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Date:	Sun, 8 Apr 2007 13:03:23 -0400
From:	Theodore Tso <>
Cc:	Lennart Sorensen <>,
	"H. Peter Anvin" <>, Ignatich <>,,,
Subject: Re: Reiser4. BEST FILESYSTEM EVER.

The reason why I ignore the tar+gzip tests is that in the past Hans
has rigged the test by using a tar ball which was generated by
unpacking a set of kernel sources on a reiser4 filesystem, and then
repacking them using tar+gzip.  The result was a tar file whose files
were optimally laid out so that reiser4 could insert them into the
filesystem b-tree without doing any extra work.

I can't say for sure whether or not this set of benchmarks has done
this (there's not enough information describing the benchmark setup),
but the sad fact of the matter is that people trying to pitch Reiser4
have generated for themselves a reputation for using rigged
benchmarks.  Hans's used of a carefully stacked and ordered tar file
(which is the same as stacking a deck of cards), and your repeated use
of the bonnee++ benchmarks despite being told that it is a meaningless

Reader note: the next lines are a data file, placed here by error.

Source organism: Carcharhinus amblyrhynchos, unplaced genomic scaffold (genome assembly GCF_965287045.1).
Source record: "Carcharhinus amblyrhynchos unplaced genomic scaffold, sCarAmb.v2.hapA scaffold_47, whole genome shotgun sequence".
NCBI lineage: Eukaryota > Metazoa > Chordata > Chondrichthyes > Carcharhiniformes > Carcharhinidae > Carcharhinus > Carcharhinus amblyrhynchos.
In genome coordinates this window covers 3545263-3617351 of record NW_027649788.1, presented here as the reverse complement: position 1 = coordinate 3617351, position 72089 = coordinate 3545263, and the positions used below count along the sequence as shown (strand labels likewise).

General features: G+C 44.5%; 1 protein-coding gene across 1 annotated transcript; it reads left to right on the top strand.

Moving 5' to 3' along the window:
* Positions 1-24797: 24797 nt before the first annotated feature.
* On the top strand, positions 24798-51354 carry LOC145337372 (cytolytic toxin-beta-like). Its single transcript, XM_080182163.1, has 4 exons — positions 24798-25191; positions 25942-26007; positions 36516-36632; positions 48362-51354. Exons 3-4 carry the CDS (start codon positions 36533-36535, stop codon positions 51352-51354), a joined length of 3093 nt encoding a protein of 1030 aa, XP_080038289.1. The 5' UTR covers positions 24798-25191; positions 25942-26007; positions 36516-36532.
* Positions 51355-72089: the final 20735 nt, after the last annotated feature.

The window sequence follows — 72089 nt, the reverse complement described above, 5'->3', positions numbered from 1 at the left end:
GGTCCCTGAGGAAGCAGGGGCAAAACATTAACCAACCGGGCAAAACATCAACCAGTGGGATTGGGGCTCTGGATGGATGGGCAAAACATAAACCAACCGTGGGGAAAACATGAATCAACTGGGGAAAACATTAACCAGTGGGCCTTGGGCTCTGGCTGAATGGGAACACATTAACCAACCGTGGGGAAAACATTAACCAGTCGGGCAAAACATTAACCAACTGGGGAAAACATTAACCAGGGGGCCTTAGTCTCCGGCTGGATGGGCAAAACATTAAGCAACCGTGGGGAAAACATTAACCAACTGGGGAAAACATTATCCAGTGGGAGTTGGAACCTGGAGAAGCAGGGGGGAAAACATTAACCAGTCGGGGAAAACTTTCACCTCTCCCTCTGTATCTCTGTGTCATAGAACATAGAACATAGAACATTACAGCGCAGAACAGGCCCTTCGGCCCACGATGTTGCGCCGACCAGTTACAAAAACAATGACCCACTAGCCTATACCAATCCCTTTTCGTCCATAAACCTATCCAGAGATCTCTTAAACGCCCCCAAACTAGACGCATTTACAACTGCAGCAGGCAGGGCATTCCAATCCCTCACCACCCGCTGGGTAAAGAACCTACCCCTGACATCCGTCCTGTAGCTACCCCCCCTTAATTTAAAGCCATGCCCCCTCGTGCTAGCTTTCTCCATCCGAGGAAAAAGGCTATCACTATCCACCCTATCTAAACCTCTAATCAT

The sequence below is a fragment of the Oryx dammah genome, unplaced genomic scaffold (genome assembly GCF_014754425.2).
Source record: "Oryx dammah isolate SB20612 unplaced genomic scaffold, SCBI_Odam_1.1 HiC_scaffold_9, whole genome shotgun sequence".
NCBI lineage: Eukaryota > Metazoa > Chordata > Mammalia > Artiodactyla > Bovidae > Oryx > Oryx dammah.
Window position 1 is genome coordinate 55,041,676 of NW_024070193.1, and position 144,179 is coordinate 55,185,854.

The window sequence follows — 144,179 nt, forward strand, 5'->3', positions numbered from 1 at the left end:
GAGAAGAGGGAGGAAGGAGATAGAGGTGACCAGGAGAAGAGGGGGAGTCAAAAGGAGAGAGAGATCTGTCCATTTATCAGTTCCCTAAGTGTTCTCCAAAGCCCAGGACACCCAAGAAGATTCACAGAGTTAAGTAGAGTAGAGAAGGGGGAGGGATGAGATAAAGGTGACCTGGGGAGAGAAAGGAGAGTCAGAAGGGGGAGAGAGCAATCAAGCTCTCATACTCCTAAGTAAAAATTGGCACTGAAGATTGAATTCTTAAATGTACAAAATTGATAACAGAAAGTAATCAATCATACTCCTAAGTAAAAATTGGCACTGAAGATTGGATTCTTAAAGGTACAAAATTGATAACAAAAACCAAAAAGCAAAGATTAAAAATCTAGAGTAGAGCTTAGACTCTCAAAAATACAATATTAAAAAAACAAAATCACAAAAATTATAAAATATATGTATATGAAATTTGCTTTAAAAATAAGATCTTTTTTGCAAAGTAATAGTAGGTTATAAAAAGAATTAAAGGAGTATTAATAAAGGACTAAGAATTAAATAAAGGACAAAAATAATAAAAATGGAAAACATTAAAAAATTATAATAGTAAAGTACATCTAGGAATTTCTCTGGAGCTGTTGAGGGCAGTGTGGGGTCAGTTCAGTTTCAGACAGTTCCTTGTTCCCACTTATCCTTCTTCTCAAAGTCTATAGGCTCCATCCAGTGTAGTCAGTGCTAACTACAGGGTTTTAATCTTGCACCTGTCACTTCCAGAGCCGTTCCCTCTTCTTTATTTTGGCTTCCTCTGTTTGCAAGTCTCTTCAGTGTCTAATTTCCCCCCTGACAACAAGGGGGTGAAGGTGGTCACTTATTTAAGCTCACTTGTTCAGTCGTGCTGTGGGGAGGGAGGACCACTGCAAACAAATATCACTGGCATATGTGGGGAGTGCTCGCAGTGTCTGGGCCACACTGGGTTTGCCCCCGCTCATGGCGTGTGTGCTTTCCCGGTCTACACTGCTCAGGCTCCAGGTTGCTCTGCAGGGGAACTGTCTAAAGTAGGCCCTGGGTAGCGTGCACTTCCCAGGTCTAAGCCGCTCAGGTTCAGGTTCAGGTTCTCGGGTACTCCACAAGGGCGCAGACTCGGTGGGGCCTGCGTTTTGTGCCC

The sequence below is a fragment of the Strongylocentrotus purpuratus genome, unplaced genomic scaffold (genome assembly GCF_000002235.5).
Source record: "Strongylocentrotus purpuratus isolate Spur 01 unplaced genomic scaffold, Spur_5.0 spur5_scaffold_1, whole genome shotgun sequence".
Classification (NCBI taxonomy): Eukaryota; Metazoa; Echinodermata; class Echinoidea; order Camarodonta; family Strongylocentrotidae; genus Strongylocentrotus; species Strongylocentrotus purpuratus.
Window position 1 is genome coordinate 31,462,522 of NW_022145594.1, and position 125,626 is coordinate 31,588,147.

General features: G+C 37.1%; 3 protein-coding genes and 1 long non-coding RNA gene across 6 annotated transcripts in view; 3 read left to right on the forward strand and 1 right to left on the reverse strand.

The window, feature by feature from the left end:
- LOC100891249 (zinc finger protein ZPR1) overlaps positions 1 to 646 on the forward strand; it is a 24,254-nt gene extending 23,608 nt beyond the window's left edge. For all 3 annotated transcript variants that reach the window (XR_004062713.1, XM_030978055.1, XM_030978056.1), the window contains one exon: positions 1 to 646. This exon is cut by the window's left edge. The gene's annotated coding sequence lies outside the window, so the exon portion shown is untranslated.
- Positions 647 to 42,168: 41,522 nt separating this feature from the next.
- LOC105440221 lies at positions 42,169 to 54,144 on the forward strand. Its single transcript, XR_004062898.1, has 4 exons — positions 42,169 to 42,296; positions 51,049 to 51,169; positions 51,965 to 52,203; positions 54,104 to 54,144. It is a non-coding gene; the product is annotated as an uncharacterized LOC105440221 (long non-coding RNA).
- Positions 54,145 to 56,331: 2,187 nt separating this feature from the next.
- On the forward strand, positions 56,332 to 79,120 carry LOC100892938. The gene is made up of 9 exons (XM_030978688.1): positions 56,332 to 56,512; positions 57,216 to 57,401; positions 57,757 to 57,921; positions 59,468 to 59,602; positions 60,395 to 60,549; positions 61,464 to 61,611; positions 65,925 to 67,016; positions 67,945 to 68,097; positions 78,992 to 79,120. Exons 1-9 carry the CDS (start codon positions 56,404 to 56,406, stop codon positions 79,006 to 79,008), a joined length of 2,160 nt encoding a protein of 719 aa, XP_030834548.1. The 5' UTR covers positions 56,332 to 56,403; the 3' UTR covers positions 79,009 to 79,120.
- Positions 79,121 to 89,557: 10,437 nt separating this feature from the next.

result given the fact that well, zero's compress very well and most
people are interested in storing a file of all zeros, has caused me to
look at any benchmarks cited by Reiser4 partisans with a very
jaundiced and skeptical eye.

Fortunately for you, it's not up to me whether or not Reiser4 makes it
into the kernel.  And if it works for you, hey, go wild.  You can
always patch it into your own kernel and encourage others to do the
same with respect to getting it tested and adopted.  My personal take
on it is that Reiser3, Reiser4 and JFS suffer the same problems, which
is to say they have a very small and limited development community,
and this was referenced in Novell's decision to drop Reiser3:

SuSE has deprecated Reiser3 *and* JFS, and I believe quite strongly it
is the failure of the organizations to attract a diverse development
community is ultimately what doomed them in the long term, both in
terms of support as the kernel migrated and new feature support.  It
is for that reason that Hans' personality traits that tend to drive
away those developers who would help them, beyond those that he hires,
is what has been so self-destructive to Reiser4.  Read the
announcement Jeff Mahoney from SUSE Labs again; he pointed out was
that reiser3 was getting dropped even though it performs better than
ext3 in some scenarios.  There are many other considerations, such as
a filesystem's robustness in case on-disk corruption, long term
maintenance as the kernel maintains, availability of developers to
provide bug fixes, how well the system performs on systems with
multiple cores/CPU's, etc.

						- Ted
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